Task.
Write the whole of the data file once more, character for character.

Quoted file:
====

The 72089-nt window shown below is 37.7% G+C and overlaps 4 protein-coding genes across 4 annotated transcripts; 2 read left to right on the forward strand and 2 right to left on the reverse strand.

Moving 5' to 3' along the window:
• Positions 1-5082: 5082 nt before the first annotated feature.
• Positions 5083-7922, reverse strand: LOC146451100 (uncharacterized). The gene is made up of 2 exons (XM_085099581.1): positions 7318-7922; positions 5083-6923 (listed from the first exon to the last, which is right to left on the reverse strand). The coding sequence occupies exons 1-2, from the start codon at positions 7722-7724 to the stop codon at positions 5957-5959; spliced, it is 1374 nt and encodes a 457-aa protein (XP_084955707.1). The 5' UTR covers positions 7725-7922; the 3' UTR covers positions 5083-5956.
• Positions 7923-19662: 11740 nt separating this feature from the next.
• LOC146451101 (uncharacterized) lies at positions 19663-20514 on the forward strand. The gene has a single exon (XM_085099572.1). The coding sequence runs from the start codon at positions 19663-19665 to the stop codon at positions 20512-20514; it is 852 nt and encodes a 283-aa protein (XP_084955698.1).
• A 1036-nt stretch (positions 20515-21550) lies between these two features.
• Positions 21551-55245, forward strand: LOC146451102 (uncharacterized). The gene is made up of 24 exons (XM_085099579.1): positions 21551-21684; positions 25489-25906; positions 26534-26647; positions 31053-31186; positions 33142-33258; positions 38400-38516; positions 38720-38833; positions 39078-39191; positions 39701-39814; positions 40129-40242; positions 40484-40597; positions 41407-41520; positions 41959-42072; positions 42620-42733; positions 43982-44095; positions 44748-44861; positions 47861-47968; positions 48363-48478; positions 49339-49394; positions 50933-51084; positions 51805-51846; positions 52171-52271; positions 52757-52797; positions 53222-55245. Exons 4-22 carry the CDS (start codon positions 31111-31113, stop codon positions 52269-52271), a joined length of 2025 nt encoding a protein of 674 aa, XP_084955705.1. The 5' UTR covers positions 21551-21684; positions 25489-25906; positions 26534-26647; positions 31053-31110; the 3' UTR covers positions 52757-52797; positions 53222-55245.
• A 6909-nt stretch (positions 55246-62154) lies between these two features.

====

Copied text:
The 72089-nt window shown below is 37.7% G+C and overlaps 4 protein-coding genes across 4 annotated transcripts; 2 read left to right on the forward strand and 2 right to left on the reverse strand.

Moving 5' to 3' along the window:
• Positions 1-5082: 5082 nt before the first annotated feature.
• Positions 5083-7922, reverse strand: LOC146451100 (uncharacterized). The gene is made up of 2 exons (XM_085099581.1): positions 7318-7922; positions 5083-6923 (listed from the first exon to the last, which is right to left on the reverse strand). The coding sequence occupies exons 1-2, from the start codon at positions 7722-7724 to the stop codon at positions 5957-5959; spliced, it is 1374 nt and encodes a 457-aa protein (XP_084955707.1). The 5' UTR covers positions 7725-7922; the 3' UTR covers positions 5083-5956.
• Positions 7923-19662: 11740 nt separating this feature from the next.
• LOC146451101 (uncharacterized) lies at positions 19663-20514 on the forward strand. The gene has a single exon (XM_085099572.1). The coding sequence runs from the start codon at positions 19663-19665 to the stop codon at positions 20512-20514; it is 852 nt and encodes a 283-aa protein (XP_084955698.1).
• A 1036-nt stretch (positions 20515-21550) lies between these two features.
• Positions 21551-55245, forward strand: LOC146451102 (uncharacterized). The gene is made up of 24 exons (XM_085099579.1): positions 21551-21684; positions 25489-25906; positions 26534-26647; positions 31053-31186; positions 33142-33258; positions 38400-38516; positions 38720-38833; positions 39078-39191; positions 39701-39814; positions 40129-40242; positions 40484-40597; positions 41407-41520; positions 41959-42072; positions 42620-42733; positions 43982-44095; positions 44748-44861; positions 47861-47968; positions 48363-48478; positions 49339-49394; positions 50933-51084; positions 51805-51846; positions 52171-52271; positions 52757-52797; positions 53222-55245. Exons 4-22 carry the CDS (start codon positions 31111-31113, stop codon positions 52269-52271), a joined length of 2025 nt encoding a protein of 674 aa, XP_084955705.1. The 5' UTR covers positions 21551-21684; positions 25489-25906; positions 26534-26647; positions 31053-31110; the 3' UTR covers positions 52757-52797; positions 53222-55245.
• A 6909-nt stretch (positions 55246-62154) lies between these two features.